For two thousand years the disparate groups that now reside in Zomia (a mountainous region the size of Europe that consists of portions of seven Asian countries) have fled the projects of the organized state societies that surround themslavery, conscription, taxes, corvée labor, epidemics, and warfare. This book, essentially an anarchist history, is the first-ever examination of the huge literature on state-making whose author evaluates why people would deliberately and reactively remain stateless.
Among the strategies employed by the people of Zomia to remain stateless are physical dispersion in rugged terrain; agricultural practices that enhance mobility; pliable ethnic identities; devotion to prophetic, millenarian leaders; and maintenance of a largely oral culture that allows them to reinvent their histories and genealogies as they move between and around states. In accessible language, James Scott, recognized worldwide as an eminent authority in Southeast Asian, peasant, and agrarian studies, tells the story of the peoples of Zomia and their unlikely odyssey in search of self-determination.
He redefines our views on Asian politics, history, demographics, and even our fundamental ideas about what constitutes civilization, and challenges us with a radically different approach to history that presents events from the perspective of stateless peoples and redefines state-making as a form of internal colonialism. This new perspective requires a radical reevaluation of the civilizational narratives of the lowland states. Scotts work on Zomia represents a new way to think of area studies that will be applicable to other runaway, fugitive, and marooned communities, be they Gypsies, Cossacks, tribes fleeing slave raiders, Marsh Arabs, or San-Bushmen.
About the Author
Received his bachelor's degree from Williams College and his MA and PhD (1967) from Yale. He taught at the University of Wisconsin–Madison until 1976, when he returned to Yale. Now Scott is the Sterling Professor of Political Science and Professor of Anthropology and is Director of the Agrarian Studies Program. He is a Fellow of the American Academy of Arts and Sciences, has held grants from the National Science Foundation, the National Endowment for the Humanities, and the Guggenheim Foundation, and has been a fellow at the Center for Advanced Study in the Behavioral Science, Science, Technology and Society Program at M.I.T., and the Institute for Advanced Study, Princeton.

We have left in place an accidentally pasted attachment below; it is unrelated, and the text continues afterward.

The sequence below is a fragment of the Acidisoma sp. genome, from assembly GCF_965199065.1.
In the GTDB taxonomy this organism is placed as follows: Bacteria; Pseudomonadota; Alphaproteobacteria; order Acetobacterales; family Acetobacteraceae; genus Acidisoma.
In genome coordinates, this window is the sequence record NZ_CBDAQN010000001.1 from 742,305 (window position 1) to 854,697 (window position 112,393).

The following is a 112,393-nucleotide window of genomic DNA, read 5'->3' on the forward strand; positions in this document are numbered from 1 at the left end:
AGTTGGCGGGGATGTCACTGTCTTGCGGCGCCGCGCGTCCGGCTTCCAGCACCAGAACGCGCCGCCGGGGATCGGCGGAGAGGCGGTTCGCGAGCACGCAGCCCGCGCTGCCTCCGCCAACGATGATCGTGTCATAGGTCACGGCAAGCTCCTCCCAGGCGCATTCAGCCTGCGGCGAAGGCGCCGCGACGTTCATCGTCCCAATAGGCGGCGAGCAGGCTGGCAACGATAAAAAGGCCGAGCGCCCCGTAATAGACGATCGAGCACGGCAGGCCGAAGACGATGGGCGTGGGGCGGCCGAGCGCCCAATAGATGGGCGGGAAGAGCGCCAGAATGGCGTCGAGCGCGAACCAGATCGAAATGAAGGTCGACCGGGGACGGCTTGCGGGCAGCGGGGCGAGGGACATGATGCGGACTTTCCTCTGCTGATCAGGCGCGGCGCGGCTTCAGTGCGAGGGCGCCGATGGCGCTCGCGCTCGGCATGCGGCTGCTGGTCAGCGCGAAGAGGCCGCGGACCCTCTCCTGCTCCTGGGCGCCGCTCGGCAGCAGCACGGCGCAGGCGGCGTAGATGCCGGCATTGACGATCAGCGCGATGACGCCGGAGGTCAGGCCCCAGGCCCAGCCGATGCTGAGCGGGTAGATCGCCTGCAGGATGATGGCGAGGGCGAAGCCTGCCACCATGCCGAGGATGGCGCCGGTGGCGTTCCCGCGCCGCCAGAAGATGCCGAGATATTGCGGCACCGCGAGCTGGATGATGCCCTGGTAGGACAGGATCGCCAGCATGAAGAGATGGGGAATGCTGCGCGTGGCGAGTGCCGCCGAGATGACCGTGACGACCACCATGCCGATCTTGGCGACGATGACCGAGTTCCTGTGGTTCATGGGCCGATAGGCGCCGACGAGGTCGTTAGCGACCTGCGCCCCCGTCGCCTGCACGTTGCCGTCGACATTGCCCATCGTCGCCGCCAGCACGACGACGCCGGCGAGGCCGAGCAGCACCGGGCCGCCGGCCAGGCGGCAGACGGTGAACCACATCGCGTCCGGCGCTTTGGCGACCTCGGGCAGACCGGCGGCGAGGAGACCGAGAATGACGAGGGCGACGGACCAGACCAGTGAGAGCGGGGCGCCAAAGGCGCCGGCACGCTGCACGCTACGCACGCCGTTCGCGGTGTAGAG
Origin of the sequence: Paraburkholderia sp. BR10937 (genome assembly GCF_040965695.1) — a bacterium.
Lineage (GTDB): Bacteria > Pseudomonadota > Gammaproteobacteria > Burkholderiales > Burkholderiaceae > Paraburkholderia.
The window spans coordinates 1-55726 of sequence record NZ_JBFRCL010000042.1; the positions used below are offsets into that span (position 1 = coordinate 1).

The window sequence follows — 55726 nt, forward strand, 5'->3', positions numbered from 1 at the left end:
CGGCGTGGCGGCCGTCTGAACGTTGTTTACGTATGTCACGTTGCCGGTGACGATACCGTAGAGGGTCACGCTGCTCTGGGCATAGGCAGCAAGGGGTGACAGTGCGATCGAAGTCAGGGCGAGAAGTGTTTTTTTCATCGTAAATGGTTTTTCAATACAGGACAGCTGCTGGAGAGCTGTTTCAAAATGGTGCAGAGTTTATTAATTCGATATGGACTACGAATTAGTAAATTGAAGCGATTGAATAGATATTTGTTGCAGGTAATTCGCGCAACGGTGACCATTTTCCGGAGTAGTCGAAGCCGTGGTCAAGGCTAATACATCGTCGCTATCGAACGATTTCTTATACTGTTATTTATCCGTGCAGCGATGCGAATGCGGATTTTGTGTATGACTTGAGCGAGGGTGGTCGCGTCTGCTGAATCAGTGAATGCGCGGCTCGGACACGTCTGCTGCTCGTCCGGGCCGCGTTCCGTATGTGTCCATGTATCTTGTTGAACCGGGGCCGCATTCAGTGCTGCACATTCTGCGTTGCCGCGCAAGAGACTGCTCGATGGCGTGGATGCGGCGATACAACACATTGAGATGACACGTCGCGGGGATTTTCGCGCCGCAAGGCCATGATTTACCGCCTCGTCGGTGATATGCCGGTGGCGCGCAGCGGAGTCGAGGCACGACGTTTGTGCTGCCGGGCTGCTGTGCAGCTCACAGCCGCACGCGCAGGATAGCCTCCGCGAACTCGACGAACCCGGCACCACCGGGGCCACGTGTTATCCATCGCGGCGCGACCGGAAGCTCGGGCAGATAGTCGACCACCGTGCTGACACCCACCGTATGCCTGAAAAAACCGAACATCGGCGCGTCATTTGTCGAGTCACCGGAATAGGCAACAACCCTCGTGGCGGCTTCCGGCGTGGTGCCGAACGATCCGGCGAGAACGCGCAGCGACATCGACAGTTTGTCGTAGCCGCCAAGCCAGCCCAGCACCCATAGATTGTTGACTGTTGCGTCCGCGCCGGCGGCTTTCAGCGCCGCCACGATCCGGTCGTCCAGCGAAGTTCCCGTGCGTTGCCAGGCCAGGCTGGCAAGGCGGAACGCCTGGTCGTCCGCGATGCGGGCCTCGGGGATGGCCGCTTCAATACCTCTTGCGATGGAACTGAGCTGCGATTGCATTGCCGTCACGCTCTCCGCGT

His research concerns political economy, comparative agrarian societies, theories of hegemony and resistance, peasant politics, revolution, Southeast Asia, theories of class relations and anarchism. He is currently teaching Agrarian Studies and Rebellion, Resistance and Repression.
Scott lives in Connecticut, where he raises sheep.
"'Scott's panoramic view will no doubt enthrall many readers... one doesn't have to see like a Zomian nor pretend to be an anarchist to appreciate the many insights in James Scott's book.' Grant Evans, Times Literary Supplement"
|Hills, Valleys, and States: An Introduction to Zomia||p. 1|
|State Space: Zones of Governance and Appropriation||p. 40|
|Concentrating Manpower and Grain: Slavery and Irrigated Rice||p. 64|
|Civilization and the Unruly||p. 98|
|Keeping the State at a Distance: The Peopling of the Hills||p. 127|
|State Evasion, State Prevention: The Culture and Agriculture of Escape||p. 178|
|Orality, Writing, and Texts||p. 220|
|Ethnogenesis: A Radical Constructionist Case||p. 238|
|Prophets of Renewal||p. 283|
|Table of Contents provided by Ingram. All Rights Reserved.|
Series: Yale Agrarian Studies Series
Audience: Tertiary; University or College
Number Of Pages: 464
Published: 30th November 2010
Publisher: Yale University Press
Country of Publication: US
Dimensions (cm): 23.5 x 15.7 x 3.1
Weight (kg): 0.59